Test Drive: Adam Perry Lang's Grilled Pork Chops


I recently wrote about BBQ 25, the new, stripped-down grilling cookbook by chef Adam Perry Lang.

As I noted earlier, nearly all of the recipes (including this one) are designed to serve 6 to 8 people, which presents a problem if you're not cooking for a dinner party and just cooking for 2 to 4 (or 2.5 in my case).

Nevertheless, in actually tackling one of the recipes, this did not turn aout to be a huge deal. Taking Lang's recipe for grilled thick-cut pork chops for a test-drive, I cut the amount of meat in half and just left the ingredient amounts for the marinade as is. So, although some food was wasted, the dish wouldn't ultimately be affected.

Another quibble: Despite the simplicity of  the book and its approach, instructions on using the recipes for a gas grill are left wanting. In an introductory glossary, Lang writes that natural lump charcoal is the ideal heat source for grilling, making no mention of gas. Can't argue with that, but I am one of the countless people who still owns a gas grill, and there's no indication as to whether the recipes can or even should be adapted for gas grilling.

After marinating the pork chops overnight in a brine made mainly of apple juice, sugar, salt, and thyme (see below), I dried them off, rubbed them with canola oil, and placed them on my gas grill. While the chops were cooking, Lang instructs to head a pan, on top of the grill, with the ingredients for an apple compote. As the compote's ingredients melt and caramelize, the idea is to move the chops back and forth from the grill to the pan to coat them in the compote and then back again.

This was kind of fun, but the all of the sugars in the compote (not to mention the overnight brine) meant the outside of the chops started charring pretty quickly. I liked the grilling method and the sweet and savory flavor of the compote, but I would definitely delay this step until later in the cooking process to avoid turning the chops into briquettes. Despite the charring, the brine was a great success. It really transformed the texture and flavor of the meat all the way through.

Pork Chops (Rib & Saddle) Cut Over 1"
by Adam Perry Lang, BBQ 25

Serves 6-8

Six-eight 12-16 oz. pork rib or loin chops

Ingredients for Flavored Brine
2 cups apple juice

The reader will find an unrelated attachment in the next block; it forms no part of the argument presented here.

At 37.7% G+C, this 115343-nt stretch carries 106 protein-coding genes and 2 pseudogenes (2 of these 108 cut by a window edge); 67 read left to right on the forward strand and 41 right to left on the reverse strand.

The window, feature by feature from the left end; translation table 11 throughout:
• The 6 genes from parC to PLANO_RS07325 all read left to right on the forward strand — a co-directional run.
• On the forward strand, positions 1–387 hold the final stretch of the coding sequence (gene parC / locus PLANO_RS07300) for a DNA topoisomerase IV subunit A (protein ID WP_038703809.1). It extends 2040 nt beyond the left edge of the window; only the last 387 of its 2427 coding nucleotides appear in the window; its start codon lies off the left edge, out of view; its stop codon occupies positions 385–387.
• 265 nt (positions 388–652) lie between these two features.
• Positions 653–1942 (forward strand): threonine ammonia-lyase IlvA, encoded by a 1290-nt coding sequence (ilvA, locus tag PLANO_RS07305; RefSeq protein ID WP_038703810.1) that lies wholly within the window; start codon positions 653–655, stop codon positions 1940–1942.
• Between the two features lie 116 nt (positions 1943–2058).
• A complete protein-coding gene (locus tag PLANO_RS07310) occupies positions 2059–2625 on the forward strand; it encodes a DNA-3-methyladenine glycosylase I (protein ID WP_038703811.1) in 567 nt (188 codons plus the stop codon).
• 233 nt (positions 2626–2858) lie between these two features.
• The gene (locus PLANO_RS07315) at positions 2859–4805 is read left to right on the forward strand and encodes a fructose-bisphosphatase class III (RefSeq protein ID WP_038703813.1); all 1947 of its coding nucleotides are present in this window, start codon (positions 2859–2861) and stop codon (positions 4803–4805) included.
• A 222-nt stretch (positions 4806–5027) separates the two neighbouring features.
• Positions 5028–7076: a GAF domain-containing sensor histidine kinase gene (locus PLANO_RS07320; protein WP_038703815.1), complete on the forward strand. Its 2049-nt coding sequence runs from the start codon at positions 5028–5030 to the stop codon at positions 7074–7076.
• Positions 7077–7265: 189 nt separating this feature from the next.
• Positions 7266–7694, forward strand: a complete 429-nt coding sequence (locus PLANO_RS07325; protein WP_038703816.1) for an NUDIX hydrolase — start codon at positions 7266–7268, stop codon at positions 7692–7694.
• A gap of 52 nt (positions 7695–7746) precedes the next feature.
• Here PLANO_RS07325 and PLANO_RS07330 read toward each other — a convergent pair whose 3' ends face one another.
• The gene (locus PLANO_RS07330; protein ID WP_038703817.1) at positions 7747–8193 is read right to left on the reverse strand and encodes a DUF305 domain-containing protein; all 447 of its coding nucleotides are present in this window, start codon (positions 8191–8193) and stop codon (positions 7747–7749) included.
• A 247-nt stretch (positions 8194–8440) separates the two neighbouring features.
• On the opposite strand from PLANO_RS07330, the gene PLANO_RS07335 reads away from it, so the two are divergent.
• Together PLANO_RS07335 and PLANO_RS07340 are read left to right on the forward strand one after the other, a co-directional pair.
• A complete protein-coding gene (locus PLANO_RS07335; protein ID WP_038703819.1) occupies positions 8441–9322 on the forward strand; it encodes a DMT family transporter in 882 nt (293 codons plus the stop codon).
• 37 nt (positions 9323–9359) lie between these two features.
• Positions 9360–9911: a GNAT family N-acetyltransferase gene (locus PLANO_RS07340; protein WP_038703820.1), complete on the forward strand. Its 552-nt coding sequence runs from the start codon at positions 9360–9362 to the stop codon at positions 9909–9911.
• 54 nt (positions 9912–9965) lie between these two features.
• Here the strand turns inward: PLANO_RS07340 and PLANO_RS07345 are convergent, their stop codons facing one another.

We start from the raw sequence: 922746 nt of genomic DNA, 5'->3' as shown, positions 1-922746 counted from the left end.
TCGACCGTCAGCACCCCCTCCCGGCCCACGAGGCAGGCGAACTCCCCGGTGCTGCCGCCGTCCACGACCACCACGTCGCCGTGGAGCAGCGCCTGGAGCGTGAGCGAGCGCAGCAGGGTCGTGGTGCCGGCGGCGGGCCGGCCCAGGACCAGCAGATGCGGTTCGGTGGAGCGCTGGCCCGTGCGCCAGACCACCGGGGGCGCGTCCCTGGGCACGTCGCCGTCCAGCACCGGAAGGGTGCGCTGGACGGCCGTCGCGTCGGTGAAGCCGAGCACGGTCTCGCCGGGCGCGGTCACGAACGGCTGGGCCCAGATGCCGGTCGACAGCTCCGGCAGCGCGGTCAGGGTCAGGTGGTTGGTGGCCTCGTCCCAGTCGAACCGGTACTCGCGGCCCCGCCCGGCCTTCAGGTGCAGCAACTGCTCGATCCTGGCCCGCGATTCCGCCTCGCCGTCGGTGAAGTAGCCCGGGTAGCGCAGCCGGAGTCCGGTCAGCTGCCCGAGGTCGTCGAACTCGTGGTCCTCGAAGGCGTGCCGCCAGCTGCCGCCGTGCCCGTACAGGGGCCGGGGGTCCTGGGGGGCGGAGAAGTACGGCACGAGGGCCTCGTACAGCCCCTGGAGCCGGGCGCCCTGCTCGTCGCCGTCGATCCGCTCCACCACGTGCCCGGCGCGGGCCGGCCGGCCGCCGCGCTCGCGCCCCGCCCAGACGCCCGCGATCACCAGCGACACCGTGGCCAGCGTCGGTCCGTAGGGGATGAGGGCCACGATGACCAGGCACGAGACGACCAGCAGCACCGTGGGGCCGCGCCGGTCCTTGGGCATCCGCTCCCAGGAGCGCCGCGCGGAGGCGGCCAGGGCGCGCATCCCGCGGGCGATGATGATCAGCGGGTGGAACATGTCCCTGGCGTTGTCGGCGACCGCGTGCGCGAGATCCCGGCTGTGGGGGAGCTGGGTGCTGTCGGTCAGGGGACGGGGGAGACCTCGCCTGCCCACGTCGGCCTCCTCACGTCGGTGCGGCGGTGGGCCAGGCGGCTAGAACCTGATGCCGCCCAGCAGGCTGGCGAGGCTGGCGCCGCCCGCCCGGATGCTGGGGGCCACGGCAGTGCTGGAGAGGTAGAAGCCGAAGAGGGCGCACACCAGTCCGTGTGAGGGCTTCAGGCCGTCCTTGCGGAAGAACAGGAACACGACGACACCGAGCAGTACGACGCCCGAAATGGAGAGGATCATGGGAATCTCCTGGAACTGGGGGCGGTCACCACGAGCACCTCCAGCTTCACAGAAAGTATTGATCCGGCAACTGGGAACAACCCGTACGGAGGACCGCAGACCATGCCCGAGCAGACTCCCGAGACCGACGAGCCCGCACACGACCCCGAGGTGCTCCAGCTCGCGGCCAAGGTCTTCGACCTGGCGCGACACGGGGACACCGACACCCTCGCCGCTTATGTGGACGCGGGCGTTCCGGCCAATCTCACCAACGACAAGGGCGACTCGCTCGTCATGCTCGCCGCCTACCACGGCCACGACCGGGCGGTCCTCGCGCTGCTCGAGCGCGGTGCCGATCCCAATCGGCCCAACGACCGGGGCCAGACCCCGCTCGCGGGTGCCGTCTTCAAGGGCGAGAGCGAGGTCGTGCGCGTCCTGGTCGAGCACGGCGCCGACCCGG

1 cup cold water
3 Tbsp sea salt or kosher salt
1 tsp freshly ground black pepper
5 garlic cloves, crushed
2 Tbsp granulated sugar
1 bunch fresh thyme
1 tsp red pepper flakes (optional)

Ingredients for Seasoning
Sea salt or kosher salt
Freshly ground black pepper
Canola oil or vegetable oil

Ingredients for Apple Compote
2 Tbsp unsalted butter
2 Tbsp olive oil
10 fresh sage leaves
1 Tbsp honey
2 Tbsp light brown sugar
6 Tbsp grated or finely diced green apple


  1. Combine all the brine ingredients in a large bowl or sealable plastic bag.
  2. Mix and crush the ingredients with your hands, directly or through the bag, squeezing them to release the maximum flavor.
  3. Put the chops in the brine and allow to absorb the flavors for at least 3 hours, and, preferably for 24 hours. If brining for longer than 3 hours, refrigerate the chops.
  4. Preheat the BBQ to medium-high. Drain the chops and dry with paper towels. Season lightly with salt and pepper and glisten with canola oil.
  5. Put the chops on the well-oiled grill and cook to desired doneness.
  6. Meanwhile, put a foil pan or heatproof pan on the grill, add all the compote ingredients, and stir occasionally to melt the butter and dissolve the sugar.
  7. Once a crust begins to develop on the chops, transfer the chops back and forth between the grill and the compote as they cook, using tongs to turn and baste them in the compote. Stack and flip the meat as necessary if the flames get out of control.
  8. When the chops are nicely caramelized and charred on both sides, approximately 1 to 25 minutes total, they are done. (You can check the temp with an instant-read thermometer if that is more comfortable; they should register 160 degrees F).
  9. Pour the board dressing onto a cutting board and slice the chops, turning to coat the slices. Alternatively serve the chops unsliced, with the dressing drizzled over the top.

Recipe reprinted with permission from the publisher.



We do not frequently make this.We often make chinese food.


#9.Pour the "board dressing" onto a cutting board. Any explanations for this term, suddenly I notice it appearing frequently/everywhere. Always undefined in the recipe, Wikipedia no help (unusual I know).


Board dressing is a combination of olive oil, parsley, salt and pepper that is poured onto the cutting board for the meat to rest on after cooking and before cutting.


"Board dressing is a combination"
Thanks Mickey
Like most best things, simple and good.


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